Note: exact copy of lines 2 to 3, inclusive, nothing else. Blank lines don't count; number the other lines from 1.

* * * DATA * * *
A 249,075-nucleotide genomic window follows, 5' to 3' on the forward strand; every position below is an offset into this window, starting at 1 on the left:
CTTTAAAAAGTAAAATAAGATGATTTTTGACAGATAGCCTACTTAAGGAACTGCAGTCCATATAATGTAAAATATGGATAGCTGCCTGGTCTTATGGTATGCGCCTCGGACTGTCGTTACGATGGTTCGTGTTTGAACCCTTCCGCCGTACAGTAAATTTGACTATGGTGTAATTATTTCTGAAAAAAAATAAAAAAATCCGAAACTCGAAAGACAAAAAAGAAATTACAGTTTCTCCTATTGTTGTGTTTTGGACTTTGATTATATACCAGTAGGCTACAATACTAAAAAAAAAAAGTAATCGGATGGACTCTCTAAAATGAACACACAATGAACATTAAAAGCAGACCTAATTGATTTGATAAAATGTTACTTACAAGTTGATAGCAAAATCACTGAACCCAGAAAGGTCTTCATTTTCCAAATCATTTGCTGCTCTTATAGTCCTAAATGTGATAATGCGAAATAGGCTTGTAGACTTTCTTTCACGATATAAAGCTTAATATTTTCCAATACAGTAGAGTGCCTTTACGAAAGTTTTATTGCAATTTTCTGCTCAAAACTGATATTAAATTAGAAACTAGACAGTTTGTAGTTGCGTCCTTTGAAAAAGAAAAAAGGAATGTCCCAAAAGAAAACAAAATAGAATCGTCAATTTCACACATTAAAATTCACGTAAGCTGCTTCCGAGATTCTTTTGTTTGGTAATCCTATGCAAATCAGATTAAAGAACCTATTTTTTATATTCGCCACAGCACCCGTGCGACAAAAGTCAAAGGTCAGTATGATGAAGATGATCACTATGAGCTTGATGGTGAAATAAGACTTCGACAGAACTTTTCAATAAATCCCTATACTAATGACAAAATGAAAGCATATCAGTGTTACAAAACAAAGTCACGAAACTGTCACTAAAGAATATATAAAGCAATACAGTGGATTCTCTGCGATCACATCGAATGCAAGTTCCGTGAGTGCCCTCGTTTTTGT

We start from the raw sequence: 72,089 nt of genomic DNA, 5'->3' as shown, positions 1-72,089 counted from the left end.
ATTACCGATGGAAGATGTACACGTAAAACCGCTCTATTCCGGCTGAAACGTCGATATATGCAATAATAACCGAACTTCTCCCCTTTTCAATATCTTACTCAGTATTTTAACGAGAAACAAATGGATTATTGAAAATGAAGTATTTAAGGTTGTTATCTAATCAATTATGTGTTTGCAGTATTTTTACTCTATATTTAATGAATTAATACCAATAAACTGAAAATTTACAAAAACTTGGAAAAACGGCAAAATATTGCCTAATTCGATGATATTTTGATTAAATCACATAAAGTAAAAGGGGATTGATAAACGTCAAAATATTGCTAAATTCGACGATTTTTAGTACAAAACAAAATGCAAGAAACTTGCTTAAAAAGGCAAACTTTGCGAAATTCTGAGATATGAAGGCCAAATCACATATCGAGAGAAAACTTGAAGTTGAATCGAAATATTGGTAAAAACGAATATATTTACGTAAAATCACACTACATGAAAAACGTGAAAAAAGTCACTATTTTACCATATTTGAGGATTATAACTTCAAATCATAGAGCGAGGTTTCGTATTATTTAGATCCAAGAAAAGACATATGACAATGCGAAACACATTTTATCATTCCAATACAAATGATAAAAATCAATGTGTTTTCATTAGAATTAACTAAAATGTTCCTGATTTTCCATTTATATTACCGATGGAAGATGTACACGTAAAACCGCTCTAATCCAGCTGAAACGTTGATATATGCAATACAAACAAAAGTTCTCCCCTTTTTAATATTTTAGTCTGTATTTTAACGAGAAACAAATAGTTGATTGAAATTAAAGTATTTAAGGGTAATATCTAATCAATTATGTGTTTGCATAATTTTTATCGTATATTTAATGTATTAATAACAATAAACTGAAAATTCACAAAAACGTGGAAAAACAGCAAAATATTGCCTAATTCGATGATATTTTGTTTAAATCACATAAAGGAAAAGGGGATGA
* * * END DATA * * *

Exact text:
CTTTAAAAAGTAAAATAAGATGATTTTTGACAGATAGCCTACTTAAGGAACTGCAGTCCATATAATGTAAAATATGGATAGCTGCCTGGTCTTATGGTATGCGCCTCGGACTGTCGTTACGATGGTTCGTGTTTGAACCCTTCCGCCGTACAGTAAATTTGACTATGGTGTAATTATTTCTGAAAAAAAATAAAAAAATCCGAAACTCGAAAGACAAAAAAGAAATTACAGTTTCTCCTATTGTTGTGTTTTGGACTTTGATTATATACCAGTAGGCTACAATACTAAAAAAAAAAAGTAATCGGATGGACTCTCTAAAATGAACACACAATGAACATTAAAAGCAGACCTAATTGATTTGATAAAATGTTACTTACAAGTTGATAGCAAAATCACTGAACCCAGAAAGGTCTTCATTTTCCAAATCATTTGCTGCTCTTATAGTCCTAAATGTGATAATGCGAAATAGGCTTGTAGACTTTCTTTCACGATATAAAGCTTAATATTTTCCAATACAGTAGAGTGCCTTTACGAAAGTTTTATTGCAATTTTCTGCTCAAAACTGATATTAAATTAGAAACTAGACAGTTTGTAGTTGCGTCCTTTGAAAAAGAAAAAAGGAATGTCCCAAAAGAAAACAAAATAGAATCGTCAATTTCACACATTAAAATTCACGTAAGCTGCTTCCGAGATTCTTTTGTTTGGTAATCCTATGCAAATCAGATTAAAGAACCTATTTTTTATATTCGCCACAGCACCCGTGCGACAAAAGTCAAAGGTCAGTATGATGAAGATGATCACTATGAGCTTGATGGTGAAATAAGACTTCGACAGAACTTTTCAATAAATCCCTATACTAATGACAAAATGAAAGCATATCAGTGTTACAAAACAAAGTCACGAAACTGTCACTAAAGAATATATAAAGCAATACAGTGGATTCTCTGCGATCACATCGAATGCAAGTTCCGTGAGTGCCCTCGTTTTTGT

We start from the raw sequence: 72,089 nt of genomic DNA, 5'->3' as shown, positions 1-72,089 counted from the left end.